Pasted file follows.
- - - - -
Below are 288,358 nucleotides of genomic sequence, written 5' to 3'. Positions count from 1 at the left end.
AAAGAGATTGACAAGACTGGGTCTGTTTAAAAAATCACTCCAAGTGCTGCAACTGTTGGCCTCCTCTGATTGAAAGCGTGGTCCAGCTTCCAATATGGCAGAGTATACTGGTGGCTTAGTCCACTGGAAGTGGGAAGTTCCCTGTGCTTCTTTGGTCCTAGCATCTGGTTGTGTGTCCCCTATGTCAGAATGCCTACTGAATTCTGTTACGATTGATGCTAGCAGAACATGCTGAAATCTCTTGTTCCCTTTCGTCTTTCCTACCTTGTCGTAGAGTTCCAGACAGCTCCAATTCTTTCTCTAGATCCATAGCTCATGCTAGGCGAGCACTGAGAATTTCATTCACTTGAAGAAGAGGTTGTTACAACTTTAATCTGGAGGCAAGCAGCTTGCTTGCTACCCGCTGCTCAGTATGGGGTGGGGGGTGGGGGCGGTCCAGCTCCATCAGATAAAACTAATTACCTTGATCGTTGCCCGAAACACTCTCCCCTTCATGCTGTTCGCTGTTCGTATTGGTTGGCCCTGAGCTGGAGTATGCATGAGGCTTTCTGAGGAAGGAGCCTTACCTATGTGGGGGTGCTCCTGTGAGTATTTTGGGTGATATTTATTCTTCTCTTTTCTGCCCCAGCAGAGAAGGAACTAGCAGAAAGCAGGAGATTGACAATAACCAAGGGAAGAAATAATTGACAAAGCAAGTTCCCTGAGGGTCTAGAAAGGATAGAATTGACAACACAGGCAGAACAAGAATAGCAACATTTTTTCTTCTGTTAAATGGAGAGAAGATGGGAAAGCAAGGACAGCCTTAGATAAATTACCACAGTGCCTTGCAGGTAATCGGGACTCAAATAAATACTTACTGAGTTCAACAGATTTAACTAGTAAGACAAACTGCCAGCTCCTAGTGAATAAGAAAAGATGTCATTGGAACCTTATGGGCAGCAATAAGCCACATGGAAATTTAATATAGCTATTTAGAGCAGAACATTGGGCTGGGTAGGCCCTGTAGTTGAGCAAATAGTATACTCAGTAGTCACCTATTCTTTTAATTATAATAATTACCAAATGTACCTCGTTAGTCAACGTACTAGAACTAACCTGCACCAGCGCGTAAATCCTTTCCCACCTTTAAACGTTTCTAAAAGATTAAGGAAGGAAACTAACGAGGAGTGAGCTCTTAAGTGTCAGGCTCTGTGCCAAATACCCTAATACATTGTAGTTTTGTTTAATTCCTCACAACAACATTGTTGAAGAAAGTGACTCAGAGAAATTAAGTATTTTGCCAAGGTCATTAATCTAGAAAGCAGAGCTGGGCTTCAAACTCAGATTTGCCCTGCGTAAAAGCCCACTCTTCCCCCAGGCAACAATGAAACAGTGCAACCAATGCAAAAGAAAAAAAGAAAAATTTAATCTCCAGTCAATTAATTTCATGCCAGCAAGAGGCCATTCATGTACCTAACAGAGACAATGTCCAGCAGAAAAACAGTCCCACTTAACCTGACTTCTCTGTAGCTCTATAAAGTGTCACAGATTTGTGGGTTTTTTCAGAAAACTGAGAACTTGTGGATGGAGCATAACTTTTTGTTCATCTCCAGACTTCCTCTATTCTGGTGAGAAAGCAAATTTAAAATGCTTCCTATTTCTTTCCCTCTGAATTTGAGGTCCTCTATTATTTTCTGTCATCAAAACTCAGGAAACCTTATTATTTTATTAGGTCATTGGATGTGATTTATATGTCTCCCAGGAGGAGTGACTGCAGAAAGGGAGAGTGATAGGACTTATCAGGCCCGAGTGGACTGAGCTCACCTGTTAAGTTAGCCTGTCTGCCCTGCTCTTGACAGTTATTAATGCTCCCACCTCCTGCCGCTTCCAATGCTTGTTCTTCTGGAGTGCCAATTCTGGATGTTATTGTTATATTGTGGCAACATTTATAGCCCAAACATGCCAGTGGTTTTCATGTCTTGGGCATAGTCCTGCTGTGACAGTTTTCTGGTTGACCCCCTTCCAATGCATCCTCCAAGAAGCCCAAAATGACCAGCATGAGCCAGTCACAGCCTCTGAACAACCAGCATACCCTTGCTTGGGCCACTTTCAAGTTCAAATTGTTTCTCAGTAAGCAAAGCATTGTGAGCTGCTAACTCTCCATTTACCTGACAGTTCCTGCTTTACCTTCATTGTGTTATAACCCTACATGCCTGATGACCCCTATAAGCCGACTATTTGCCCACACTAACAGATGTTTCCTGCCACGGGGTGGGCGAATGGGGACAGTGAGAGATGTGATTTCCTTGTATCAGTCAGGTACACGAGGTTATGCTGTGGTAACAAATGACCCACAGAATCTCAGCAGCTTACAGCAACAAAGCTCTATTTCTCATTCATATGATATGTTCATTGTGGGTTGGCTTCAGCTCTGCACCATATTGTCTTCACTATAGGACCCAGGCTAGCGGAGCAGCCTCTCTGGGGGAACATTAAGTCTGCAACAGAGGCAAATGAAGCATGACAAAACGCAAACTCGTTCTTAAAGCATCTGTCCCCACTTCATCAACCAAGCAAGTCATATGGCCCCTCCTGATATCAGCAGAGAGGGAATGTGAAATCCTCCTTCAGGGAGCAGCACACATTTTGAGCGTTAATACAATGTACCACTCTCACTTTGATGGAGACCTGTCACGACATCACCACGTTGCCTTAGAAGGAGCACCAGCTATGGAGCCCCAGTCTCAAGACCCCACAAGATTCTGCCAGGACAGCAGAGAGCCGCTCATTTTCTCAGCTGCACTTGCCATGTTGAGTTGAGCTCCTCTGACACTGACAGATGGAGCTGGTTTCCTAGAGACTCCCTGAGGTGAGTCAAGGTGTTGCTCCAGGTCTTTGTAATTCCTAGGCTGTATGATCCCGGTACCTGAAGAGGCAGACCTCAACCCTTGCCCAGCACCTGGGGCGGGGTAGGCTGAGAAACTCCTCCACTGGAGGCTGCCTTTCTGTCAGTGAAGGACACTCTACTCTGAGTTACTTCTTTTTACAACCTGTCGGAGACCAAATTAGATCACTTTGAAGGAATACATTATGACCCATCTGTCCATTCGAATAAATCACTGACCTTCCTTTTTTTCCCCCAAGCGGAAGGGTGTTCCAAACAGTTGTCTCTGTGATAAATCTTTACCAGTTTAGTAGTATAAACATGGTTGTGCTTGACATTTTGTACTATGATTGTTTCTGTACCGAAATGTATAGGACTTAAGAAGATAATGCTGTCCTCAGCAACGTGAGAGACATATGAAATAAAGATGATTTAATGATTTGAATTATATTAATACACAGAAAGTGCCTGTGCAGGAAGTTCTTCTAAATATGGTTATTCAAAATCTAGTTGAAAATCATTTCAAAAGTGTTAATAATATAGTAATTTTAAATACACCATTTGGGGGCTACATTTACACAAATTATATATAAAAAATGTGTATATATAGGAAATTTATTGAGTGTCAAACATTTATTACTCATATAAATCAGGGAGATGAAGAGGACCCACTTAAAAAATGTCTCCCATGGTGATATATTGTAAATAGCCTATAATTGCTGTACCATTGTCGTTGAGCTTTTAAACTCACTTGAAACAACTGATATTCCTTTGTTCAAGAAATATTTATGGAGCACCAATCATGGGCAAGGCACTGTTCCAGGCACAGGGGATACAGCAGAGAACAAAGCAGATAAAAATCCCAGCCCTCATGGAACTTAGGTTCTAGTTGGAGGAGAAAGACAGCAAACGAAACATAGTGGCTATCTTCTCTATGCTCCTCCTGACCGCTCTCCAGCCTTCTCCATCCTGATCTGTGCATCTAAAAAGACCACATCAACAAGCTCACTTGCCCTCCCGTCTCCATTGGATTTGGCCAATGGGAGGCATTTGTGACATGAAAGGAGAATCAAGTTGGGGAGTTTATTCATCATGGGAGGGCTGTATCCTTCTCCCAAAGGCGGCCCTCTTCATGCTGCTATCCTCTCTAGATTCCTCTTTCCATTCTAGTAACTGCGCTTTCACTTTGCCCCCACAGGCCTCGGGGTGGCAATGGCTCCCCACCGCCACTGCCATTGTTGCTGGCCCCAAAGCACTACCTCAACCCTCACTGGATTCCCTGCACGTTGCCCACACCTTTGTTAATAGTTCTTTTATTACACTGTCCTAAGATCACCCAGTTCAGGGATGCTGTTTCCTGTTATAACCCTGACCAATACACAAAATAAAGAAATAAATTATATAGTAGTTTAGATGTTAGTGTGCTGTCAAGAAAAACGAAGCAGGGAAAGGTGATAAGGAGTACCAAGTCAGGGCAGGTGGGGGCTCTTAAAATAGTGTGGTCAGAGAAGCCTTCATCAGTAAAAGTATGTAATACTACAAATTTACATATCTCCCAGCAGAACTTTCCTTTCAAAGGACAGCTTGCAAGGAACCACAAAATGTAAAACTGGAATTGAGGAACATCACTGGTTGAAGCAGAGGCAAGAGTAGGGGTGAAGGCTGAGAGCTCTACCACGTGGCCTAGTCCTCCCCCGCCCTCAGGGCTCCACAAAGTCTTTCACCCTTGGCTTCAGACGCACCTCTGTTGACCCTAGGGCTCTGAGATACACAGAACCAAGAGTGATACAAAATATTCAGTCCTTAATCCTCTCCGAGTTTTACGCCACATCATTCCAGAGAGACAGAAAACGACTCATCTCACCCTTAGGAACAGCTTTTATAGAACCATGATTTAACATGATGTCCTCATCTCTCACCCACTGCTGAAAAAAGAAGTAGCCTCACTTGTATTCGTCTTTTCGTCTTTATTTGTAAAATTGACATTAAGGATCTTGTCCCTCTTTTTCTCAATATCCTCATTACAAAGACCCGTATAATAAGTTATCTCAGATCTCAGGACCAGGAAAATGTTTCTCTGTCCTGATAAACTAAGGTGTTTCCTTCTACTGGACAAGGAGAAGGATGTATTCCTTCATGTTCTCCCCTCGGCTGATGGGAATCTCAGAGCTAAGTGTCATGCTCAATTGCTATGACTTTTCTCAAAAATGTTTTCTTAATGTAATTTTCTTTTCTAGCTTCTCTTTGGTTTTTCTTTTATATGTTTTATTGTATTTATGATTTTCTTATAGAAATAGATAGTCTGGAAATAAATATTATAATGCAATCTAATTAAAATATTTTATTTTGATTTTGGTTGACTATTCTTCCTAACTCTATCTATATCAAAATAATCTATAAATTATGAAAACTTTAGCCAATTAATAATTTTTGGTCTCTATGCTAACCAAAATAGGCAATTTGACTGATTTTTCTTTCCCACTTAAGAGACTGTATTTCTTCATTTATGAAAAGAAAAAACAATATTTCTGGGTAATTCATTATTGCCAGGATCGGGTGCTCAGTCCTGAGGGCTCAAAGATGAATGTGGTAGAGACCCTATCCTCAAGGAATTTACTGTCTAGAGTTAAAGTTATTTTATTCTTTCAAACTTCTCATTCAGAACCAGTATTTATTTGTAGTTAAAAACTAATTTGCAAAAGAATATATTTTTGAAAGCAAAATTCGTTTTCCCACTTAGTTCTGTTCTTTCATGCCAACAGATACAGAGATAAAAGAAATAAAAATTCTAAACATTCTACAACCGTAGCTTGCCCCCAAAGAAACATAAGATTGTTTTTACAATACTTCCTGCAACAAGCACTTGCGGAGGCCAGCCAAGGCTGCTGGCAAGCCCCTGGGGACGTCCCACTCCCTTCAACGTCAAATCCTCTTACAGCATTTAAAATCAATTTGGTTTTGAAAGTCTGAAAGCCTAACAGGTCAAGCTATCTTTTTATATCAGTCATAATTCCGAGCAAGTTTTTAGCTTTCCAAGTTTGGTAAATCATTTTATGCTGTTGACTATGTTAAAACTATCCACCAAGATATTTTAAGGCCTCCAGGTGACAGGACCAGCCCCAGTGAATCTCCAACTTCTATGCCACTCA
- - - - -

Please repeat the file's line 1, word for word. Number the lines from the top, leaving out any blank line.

Below are 288,358 nucleotides of genomic sequence, written 5' to 3'. Positions count from 1 at the left end.